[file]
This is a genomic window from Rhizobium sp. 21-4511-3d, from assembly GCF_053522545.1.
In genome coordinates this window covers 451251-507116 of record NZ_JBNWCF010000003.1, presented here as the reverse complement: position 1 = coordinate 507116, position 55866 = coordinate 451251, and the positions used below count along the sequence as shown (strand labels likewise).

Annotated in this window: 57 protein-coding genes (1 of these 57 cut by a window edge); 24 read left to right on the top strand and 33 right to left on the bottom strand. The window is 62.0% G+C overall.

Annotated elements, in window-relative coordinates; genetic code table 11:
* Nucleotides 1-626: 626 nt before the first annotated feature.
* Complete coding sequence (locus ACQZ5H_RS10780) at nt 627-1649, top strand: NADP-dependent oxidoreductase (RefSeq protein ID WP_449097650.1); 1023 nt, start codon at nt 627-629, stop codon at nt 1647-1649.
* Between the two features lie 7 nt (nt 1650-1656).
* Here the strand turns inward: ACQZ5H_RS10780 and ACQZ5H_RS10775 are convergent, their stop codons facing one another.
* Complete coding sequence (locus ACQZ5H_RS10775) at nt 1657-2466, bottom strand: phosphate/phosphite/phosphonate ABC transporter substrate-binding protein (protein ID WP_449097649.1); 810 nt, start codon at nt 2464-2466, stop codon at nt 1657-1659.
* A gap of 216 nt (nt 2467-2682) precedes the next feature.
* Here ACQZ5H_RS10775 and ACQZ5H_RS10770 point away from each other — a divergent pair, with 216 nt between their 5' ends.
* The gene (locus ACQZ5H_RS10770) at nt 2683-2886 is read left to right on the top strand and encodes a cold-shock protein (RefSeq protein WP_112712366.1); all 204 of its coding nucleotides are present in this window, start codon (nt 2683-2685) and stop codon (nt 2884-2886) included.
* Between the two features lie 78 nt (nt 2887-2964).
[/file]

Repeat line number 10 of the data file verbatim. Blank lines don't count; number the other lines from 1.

* A gap of 216 nt (nt 2467-2682) precedes the next feature.